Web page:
Rolls-Royce Marine cuts hundreds of jobs in Norway

Following years of deficits and decreasing operating profits, Rolls-Royce Marine in Norway has now launched a comprehensive cost reduction initiative. This will result in hundreds of layoffs in 2015.

Rolls-Royce's Norwegian business has in the past few years suffered major losses and declining operating profits, and the British engine manufacturer has now embarked on a large-scale cost reduction initiative at its branches in Norway, consisting of Rolls-Royce Marine and Bergen Engines.

So far the company has cut 525 jobs this year, and head of communication Anette Bonnevie Wollebæk tells Norwegian business daily Dagens Næringsliv that Rolls-Royce Marine expects to cut as many as 600 jobs in 2015.

Already a subscriber? Log in.

Read the whole article

Get access for 14 days for free.
No credit card is needed, and you will not be automatically signed up for a paid subscription after the free trial.

  • Access all locked articles
  • Receive our daily newsletters
  • Access our app
An error has occured. Please try again later.

Get full access for you and your coworkers.

Start a free company trial today

More from ShippingWatch

SDK Freja anticipates steep earnings drop following record year

Logistics company SDK Freja, which delivered record financials with great advancement on top and bottom lines, takes a more gloomy view of the current fiscal year due to several ”external factors.” However, the growth target remains the same, CEO tells ShippingWatch.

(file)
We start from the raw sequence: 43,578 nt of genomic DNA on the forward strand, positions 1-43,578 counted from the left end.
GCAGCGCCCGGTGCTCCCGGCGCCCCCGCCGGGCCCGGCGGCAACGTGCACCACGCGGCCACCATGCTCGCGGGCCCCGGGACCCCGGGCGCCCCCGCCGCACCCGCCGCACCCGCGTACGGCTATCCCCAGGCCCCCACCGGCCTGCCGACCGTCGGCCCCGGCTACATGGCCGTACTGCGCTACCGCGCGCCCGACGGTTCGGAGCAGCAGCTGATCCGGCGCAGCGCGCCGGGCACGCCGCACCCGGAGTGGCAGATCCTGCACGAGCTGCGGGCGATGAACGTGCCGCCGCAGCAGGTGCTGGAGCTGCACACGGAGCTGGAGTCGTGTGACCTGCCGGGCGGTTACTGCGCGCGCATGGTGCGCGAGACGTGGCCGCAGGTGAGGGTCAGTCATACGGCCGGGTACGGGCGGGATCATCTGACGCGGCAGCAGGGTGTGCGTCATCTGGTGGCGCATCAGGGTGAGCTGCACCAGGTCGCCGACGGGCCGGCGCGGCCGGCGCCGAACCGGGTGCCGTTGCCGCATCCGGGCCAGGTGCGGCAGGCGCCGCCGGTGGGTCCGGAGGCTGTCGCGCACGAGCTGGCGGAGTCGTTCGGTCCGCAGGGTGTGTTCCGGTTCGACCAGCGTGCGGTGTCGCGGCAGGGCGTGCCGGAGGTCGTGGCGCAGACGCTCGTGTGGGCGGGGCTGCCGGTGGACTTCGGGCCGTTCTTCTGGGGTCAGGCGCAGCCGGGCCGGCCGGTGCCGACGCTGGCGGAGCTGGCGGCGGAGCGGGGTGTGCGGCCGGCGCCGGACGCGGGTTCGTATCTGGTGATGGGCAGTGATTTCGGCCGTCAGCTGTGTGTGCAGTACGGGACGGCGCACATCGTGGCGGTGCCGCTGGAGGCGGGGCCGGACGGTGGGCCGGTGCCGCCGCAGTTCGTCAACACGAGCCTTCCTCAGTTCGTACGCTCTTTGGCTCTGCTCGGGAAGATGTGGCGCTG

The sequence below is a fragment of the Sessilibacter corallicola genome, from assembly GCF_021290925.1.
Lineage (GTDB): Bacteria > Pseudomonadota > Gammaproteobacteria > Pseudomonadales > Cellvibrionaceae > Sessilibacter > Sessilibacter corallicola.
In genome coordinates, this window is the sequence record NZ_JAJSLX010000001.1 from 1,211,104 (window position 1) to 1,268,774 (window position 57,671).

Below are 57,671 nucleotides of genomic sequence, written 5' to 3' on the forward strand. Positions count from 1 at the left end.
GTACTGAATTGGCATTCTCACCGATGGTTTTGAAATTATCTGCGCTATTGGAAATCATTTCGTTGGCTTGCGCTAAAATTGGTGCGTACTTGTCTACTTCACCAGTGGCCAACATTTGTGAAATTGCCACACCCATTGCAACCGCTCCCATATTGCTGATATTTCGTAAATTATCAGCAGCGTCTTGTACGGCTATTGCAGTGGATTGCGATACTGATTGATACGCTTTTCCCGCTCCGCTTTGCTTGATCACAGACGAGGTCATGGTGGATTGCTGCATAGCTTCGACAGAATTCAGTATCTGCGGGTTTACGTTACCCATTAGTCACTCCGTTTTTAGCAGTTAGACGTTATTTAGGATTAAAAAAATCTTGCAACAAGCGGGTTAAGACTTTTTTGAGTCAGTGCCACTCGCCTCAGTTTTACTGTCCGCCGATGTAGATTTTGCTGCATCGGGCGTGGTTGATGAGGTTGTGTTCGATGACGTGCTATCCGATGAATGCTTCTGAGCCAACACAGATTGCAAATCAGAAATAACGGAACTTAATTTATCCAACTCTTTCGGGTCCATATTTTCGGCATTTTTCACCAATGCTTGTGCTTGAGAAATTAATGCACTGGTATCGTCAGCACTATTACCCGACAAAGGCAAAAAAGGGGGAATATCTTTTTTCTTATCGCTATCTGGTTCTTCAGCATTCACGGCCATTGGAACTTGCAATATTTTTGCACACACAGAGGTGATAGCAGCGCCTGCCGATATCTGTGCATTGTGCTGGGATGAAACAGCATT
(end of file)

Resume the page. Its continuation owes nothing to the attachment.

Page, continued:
LNG carriers concerned about increasing ship prices

The price on new LNG vessels has soared vigorously, and for Flex LNG this has meant a withdrawal from the market for new ships. Such was the statement by Flex LNG’s chief exec at Marine Money in New York, where he also announced new long-term charter agreements.

Maersk ships delayed up to three weeks on US east coast

Bottlenecks at major container ports on the US east coast have entailed that Maersk vessels are affected by delays of up to three weeks. It’s a combination of congestion, many ships, and a lack of container space, Maersk says.

Further reading

Related articles

Latest news

See all jobs